French Charters and the Cabotage Declaration


The World Yachting Association together with a prominent international law firm have worked hand-in-hand to amend an aspect of the French legislation that was considered as detrimental to the super-yacht charter community in France. In November 2015, the French government published the ‘Décret Etat d’Accueil ’, a directive which made it necessary for all yachts chartering in French territorial waters to submit a declaration of cabotage that included details of crew employment and their respective agreements, social security arrangements, and safe manning and Maritime Labour Convention (MLC) compliance documentation.

The main concern in this regard, was that under the ‘Décret Etat d’Accueil’ all foreign charter yachts under 650 gross tonnes, were required to submit a cabotage declaration, together with supporting documentation, 72 hours prior to the departure of each and every voyage commencing in France.

Not only did this mean more paperwork, but these requirements also caused problems for yachts wishing to undertake voyages at a short notice.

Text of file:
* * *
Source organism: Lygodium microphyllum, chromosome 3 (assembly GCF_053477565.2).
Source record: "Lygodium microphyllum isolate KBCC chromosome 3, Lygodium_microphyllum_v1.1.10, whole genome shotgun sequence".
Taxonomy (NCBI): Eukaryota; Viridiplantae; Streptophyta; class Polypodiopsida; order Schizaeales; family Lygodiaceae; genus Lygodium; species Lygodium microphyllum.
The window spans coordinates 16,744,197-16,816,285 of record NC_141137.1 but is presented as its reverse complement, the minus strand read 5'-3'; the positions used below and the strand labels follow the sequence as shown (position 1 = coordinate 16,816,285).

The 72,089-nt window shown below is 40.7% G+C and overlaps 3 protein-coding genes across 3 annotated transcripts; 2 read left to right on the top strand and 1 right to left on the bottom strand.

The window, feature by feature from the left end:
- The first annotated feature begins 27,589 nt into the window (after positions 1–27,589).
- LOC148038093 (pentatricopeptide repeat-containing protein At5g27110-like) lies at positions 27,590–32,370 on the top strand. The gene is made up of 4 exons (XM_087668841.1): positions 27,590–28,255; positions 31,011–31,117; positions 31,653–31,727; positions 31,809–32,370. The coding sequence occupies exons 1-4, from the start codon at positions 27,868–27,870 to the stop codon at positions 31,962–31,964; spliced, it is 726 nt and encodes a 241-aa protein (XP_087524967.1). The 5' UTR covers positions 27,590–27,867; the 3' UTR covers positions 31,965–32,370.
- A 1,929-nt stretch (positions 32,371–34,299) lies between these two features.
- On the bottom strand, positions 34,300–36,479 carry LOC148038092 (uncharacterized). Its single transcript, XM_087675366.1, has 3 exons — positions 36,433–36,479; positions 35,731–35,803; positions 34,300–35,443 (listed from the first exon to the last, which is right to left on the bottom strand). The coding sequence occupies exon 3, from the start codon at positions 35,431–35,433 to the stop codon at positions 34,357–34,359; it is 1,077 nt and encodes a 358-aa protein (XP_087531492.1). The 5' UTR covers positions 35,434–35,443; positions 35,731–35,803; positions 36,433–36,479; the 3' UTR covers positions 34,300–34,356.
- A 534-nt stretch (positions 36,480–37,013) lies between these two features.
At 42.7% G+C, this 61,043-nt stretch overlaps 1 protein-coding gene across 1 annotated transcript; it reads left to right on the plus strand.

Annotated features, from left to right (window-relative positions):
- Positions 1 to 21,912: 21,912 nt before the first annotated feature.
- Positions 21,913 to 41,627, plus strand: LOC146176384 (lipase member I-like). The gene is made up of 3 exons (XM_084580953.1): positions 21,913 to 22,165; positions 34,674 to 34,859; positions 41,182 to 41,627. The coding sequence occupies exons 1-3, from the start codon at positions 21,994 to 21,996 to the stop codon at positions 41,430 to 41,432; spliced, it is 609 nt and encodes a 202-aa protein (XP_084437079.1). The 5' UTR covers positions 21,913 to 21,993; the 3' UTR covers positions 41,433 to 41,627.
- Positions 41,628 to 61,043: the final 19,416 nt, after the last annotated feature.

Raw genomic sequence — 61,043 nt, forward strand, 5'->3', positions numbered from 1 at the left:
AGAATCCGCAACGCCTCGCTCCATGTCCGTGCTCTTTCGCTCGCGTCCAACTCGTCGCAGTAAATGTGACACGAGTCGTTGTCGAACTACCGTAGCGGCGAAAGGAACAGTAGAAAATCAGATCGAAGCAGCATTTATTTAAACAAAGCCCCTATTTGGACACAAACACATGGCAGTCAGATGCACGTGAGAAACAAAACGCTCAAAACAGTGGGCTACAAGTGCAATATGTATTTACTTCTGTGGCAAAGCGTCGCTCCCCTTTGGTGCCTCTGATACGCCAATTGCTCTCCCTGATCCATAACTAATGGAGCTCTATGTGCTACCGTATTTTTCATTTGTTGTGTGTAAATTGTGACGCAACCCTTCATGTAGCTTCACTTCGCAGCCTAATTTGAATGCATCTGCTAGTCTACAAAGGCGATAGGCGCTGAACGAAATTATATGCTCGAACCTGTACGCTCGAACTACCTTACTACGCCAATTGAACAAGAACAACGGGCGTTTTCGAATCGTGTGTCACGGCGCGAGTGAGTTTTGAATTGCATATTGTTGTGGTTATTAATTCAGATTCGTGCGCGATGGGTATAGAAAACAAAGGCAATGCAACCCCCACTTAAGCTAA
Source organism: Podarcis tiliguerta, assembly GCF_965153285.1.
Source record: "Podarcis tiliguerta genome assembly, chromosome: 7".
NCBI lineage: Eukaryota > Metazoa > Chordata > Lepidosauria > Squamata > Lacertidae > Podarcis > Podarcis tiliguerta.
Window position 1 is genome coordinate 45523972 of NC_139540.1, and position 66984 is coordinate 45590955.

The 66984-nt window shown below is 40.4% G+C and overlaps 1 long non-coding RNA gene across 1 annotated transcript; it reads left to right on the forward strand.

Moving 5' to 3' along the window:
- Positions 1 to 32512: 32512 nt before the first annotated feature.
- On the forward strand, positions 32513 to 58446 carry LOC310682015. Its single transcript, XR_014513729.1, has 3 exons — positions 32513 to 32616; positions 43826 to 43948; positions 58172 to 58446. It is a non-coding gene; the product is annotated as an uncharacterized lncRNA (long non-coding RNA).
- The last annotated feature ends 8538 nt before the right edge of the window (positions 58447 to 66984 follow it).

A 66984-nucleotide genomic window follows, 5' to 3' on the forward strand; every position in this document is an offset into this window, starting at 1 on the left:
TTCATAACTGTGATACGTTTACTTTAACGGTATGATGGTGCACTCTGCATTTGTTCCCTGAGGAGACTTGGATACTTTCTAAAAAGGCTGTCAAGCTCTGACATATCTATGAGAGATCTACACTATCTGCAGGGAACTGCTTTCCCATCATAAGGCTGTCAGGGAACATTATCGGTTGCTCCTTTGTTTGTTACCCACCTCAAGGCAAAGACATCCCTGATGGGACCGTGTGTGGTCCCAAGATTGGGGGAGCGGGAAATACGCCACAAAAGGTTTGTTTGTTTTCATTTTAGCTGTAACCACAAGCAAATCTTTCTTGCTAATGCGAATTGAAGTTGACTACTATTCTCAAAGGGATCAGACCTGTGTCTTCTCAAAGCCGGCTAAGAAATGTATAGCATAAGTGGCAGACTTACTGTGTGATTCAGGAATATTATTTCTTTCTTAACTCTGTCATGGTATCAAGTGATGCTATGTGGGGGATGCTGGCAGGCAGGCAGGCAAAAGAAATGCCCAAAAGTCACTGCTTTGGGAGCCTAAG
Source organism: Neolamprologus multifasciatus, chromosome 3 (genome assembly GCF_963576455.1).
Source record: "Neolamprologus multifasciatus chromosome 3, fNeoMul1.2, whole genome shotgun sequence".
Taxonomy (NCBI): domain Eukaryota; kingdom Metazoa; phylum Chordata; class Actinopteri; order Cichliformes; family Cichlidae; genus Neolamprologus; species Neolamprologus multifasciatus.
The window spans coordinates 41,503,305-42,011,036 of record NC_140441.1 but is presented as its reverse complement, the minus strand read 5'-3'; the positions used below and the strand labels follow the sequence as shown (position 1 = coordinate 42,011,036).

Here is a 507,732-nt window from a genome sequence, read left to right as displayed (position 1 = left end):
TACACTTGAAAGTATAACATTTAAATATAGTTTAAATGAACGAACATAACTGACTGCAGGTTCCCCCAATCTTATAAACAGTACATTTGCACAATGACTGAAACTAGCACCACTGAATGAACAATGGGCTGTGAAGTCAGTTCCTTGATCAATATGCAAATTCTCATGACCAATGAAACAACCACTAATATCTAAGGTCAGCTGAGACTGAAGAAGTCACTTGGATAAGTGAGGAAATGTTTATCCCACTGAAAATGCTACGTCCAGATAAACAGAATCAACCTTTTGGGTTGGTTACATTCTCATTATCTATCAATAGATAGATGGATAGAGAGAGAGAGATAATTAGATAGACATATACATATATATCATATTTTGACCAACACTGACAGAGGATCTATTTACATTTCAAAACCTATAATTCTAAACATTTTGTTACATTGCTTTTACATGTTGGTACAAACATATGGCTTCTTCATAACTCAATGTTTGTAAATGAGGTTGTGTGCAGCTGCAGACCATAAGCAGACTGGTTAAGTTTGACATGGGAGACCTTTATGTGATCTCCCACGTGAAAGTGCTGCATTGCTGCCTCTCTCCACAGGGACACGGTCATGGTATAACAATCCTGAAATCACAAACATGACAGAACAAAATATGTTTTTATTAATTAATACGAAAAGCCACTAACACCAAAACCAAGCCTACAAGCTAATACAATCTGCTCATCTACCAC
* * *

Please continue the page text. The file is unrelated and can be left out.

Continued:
The World Yachting Association, supported by a number of industry bodies, lobbied to the French government and were able to make a case that the ‘Décret Etat d’Accueil’ should not apply to charter yachts whose main activity takes place outside the French territorial waters. If yachts can show that 70% of their main activities take place outside of the French territorial waters, they will firstly benefit from the French VAT exemption that comes as a result of their main activities taking place outside of France and, secondly, will be automatically exempt from the cabotage declaration.